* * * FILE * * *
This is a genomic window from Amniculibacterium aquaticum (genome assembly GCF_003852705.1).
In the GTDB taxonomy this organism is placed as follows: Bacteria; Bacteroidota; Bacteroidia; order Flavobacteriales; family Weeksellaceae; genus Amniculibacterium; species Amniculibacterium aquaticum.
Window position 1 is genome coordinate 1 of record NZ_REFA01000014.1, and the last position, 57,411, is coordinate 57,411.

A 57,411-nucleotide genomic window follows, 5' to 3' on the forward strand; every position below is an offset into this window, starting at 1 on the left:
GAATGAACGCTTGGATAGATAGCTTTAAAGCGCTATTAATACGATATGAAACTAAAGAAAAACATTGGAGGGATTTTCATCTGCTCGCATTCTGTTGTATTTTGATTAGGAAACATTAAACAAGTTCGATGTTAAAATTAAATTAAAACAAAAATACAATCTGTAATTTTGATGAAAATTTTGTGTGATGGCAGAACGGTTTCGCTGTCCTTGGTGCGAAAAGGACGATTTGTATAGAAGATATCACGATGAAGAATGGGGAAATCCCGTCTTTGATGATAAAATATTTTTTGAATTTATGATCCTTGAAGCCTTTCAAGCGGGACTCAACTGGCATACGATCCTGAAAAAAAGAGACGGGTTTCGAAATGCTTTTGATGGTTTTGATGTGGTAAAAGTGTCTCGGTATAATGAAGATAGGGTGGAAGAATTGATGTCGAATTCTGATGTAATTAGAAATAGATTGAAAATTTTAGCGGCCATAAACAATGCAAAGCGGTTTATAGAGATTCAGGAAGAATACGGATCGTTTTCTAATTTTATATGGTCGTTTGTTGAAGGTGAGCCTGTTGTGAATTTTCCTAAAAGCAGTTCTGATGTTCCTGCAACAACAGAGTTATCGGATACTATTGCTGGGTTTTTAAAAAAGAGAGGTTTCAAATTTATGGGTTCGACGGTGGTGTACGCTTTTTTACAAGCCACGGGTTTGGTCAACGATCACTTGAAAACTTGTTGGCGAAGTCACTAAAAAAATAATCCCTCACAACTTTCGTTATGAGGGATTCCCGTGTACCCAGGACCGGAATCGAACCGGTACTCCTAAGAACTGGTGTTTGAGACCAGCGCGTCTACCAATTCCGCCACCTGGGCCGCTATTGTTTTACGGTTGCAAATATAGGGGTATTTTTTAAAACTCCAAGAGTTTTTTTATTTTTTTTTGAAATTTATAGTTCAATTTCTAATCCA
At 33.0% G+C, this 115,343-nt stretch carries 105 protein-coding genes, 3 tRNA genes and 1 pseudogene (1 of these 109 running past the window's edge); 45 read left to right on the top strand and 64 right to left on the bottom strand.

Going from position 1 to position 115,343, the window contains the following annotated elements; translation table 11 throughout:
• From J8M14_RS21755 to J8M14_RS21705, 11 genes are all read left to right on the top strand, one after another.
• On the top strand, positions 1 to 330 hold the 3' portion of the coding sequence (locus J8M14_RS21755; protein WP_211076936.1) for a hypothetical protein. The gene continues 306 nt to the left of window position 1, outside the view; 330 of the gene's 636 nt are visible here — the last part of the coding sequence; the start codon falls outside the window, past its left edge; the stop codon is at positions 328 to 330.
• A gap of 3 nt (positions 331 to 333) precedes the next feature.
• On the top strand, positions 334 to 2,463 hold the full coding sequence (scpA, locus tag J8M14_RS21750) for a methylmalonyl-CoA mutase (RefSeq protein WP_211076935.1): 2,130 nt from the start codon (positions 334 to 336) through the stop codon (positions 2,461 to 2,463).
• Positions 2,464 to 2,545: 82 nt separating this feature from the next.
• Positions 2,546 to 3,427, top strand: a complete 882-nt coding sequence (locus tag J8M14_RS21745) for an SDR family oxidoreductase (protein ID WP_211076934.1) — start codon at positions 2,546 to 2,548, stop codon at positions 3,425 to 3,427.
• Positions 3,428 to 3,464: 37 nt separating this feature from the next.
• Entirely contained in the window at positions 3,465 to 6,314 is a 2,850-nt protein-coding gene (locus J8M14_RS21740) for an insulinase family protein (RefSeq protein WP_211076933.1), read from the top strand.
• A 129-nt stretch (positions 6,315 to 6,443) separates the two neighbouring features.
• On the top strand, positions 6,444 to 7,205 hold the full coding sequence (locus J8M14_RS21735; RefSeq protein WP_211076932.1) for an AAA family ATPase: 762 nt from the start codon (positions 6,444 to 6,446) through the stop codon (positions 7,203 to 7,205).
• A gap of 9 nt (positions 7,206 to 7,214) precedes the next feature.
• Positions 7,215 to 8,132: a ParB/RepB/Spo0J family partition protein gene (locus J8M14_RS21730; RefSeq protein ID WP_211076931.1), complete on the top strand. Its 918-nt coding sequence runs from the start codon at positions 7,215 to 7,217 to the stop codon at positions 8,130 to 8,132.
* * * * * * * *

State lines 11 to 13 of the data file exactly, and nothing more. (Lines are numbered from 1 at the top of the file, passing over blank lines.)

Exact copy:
• On the top strand, positions 334 to 2,463 hold the full coding sequence (scpA, locus tag J8M14_RS21750) for a methylmalonyl-CoA mutase (RefSeq protein WP_211076935.1): 2,130 nt from the start codon (positions 334 to 336) through the stop codon (positions 2,461 to 2,463).
• Positions 2,464 to 2,545: 82 nt separating this feature from the next.
• Positions 2,546 to 3,427, top strand: a complete 882-nt coding sequence (locus tag J8M14_RS21745) for an SDR family oxidoreductase (protein ID WP_211076934.1) — start codon at positions 2,546 to 2,548, stop codon at positions 3,425 to 3,427.